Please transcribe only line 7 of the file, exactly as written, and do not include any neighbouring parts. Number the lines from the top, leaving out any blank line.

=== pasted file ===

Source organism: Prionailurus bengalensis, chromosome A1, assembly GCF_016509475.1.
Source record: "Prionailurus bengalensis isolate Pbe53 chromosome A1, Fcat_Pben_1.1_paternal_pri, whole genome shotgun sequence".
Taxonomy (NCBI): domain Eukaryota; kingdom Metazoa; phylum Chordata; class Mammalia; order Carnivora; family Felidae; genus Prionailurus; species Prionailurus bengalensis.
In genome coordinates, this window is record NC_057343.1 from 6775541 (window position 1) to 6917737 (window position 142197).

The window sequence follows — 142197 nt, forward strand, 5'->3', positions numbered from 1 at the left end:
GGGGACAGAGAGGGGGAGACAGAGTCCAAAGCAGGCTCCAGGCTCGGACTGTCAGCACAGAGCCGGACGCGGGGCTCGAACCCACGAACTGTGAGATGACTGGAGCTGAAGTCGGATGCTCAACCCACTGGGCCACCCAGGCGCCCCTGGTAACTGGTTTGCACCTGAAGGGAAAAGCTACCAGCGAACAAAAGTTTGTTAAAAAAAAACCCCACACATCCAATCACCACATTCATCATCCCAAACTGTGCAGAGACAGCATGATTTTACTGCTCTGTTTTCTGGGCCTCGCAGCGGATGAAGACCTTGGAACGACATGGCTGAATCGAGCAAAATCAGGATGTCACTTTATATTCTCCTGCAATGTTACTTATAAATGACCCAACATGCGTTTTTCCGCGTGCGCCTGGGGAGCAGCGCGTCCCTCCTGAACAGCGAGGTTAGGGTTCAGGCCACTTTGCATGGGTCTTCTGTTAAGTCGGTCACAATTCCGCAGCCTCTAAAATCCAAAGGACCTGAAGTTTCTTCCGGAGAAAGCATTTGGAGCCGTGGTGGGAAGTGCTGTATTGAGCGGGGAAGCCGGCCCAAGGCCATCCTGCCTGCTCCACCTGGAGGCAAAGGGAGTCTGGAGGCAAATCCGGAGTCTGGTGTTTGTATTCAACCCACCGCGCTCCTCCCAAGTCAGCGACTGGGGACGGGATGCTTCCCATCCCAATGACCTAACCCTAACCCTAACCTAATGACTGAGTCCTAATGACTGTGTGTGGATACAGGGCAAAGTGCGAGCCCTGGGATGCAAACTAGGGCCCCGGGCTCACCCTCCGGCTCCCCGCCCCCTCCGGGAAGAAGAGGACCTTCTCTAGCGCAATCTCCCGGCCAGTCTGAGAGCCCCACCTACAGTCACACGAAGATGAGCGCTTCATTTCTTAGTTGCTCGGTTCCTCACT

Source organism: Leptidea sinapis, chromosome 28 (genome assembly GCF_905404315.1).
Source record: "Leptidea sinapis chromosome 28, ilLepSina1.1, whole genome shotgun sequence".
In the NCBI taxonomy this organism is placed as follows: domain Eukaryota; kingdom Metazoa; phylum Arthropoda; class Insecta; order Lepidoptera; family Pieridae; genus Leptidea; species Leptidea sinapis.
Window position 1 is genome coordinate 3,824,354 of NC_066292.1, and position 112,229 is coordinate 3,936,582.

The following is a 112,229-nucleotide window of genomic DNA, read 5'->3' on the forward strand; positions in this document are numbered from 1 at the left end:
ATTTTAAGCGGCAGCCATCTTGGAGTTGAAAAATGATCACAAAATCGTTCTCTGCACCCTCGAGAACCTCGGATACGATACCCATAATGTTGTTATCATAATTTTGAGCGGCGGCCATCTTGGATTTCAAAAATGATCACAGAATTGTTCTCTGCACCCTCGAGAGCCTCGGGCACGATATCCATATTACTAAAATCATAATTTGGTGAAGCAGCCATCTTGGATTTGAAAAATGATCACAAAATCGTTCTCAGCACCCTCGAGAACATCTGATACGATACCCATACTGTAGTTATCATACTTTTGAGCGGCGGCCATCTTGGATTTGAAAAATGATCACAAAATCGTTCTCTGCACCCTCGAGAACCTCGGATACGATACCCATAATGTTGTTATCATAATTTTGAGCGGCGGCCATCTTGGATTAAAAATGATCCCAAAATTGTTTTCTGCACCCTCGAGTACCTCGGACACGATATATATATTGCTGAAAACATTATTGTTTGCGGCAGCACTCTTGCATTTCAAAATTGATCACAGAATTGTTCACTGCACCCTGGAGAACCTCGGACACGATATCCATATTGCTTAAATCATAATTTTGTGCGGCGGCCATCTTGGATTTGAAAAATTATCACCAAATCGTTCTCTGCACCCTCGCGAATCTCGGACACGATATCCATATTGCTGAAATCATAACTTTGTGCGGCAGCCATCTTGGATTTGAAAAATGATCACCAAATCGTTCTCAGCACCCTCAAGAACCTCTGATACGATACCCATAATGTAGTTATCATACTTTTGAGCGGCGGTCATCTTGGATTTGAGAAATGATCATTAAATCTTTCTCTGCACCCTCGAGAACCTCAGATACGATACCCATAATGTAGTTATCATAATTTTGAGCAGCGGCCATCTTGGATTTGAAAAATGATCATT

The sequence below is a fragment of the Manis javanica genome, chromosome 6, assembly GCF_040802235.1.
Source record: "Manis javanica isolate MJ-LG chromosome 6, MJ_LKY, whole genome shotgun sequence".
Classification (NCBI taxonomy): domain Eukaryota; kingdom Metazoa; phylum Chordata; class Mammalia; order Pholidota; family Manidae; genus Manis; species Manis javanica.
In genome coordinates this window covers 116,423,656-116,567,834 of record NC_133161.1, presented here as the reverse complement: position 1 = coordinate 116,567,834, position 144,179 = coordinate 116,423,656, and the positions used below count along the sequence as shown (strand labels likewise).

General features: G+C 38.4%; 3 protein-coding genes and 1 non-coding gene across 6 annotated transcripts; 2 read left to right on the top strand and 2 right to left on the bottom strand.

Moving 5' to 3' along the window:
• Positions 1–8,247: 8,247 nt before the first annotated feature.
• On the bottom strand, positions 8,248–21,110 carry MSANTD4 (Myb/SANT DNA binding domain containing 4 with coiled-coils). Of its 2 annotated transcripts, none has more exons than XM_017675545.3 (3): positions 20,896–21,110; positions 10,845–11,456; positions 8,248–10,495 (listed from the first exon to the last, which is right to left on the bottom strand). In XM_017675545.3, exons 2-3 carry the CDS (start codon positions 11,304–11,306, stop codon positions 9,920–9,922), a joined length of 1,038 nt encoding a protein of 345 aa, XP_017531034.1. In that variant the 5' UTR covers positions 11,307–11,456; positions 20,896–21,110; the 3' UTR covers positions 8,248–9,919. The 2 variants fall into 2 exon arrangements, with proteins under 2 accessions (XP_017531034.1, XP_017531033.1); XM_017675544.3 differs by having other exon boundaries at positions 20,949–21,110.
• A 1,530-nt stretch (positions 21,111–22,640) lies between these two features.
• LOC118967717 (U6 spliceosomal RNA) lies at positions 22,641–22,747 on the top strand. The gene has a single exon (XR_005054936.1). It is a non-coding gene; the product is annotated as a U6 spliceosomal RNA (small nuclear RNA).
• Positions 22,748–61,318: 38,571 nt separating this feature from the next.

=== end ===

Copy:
Source organism: Leptidea sinapis, chromosome 28 (genome assembly GCF_905404315.1).